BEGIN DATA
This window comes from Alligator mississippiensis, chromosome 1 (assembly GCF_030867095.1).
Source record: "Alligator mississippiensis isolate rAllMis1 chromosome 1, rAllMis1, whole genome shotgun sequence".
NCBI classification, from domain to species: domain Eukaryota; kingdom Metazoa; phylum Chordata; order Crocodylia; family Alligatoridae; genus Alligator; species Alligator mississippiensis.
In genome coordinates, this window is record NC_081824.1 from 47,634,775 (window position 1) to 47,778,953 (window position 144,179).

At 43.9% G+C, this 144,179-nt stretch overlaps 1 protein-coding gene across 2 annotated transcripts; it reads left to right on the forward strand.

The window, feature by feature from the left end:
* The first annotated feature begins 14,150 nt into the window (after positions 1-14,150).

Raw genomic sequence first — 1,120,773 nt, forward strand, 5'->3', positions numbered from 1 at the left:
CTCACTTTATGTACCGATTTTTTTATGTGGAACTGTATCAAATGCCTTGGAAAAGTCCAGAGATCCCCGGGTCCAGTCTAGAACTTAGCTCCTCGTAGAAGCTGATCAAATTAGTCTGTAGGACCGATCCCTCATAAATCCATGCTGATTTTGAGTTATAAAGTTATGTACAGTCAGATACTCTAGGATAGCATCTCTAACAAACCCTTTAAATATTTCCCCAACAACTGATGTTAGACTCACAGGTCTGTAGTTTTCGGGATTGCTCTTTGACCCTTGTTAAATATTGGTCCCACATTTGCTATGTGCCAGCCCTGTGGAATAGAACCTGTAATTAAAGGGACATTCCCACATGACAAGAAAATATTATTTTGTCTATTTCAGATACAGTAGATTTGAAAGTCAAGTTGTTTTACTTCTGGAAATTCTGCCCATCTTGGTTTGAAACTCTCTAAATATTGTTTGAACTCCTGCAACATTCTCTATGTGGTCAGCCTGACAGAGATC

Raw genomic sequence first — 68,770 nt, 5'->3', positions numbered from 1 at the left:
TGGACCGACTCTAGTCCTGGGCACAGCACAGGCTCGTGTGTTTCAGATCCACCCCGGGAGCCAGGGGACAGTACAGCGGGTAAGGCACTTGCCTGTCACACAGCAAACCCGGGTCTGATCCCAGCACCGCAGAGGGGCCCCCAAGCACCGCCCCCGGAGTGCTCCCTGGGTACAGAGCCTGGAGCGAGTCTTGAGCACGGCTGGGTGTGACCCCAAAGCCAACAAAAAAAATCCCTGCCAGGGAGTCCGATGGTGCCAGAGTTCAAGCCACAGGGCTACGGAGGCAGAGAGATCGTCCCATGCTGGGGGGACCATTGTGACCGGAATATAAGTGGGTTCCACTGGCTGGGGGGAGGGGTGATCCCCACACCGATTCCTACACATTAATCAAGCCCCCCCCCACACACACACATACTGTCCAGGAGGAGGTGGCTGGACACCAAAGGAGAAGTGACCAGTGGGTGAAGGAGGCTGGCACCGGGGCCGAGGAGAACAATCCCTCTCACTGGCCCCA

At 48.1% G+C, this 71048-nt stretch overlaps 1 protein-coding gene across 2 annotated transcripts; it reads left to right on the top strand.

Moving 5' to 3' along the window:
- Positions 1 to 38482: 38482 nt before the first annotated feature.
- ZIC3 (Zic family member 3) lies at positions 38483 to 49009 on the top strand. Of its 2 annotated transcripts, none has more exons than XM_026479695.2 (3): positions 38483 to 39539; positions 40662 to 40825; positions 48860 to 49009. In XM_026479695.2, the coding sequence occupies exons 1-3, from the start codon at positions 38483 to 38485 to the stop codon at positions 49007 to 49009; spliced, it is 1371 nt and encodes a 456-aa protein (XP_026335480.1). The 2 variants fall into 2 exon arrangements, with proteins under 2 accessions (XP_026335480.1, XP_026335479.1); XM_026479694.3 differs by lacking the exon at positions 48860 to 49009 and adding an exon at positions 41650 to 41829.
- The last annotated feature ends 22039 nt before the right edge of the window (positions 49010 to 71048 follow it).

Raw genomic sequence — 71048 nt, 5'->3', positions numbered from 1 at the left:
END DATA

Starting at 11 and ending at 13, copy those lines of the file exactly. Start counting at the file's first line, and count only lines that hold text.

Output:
TGGACCGACTCTAGTCCTGGGCACAGCACAGGCTCGTGTGTTTCAGATCCACCCCGGGAGCCAGGGGACAGTACAGCGGGTAAGGCACTTGCCTGTCACACAGCAAACCCGGGTCTGATCCCAGCACCGCAGAGGGGCCCCCAAGCACCGCCCCCGGAGTGCTCCCTGGGTACAGAGCCTGGAGCGAGTCTTGAGCACGGCTGGGTGTGACCCCAAAGCCAACAAAAAAAATCCCTGCCAGGGAGTCCGATGGTGCCAGAGTTCAAGCCACAGGGCTACGGAGGCAGAGAGATCGTCCCATGCTGGGGGGACCATTGTGACCGGAATATAAGTGGGTTCCACTGGCTGGGGGGAGGGGTGATCCCCACACCGATTCCTACACATTAATCAAGCCCCCCCCCACACACACACATACTGTCCAGGAGGAGGTGGCTGGACACCAAAGGAGAAGTGACCAGTGGGTGAAGGAGGCTGGCACCGGGGCCGAGGAGAACAATCCCTCTCACTGGCCCCA

At 48.1% G+C, this 71048-nt stretch overlaps 1 protein-coding gene across 2 annotated transcripts; it reads left to right on the top strand.

Moving 5' to 3' along the window: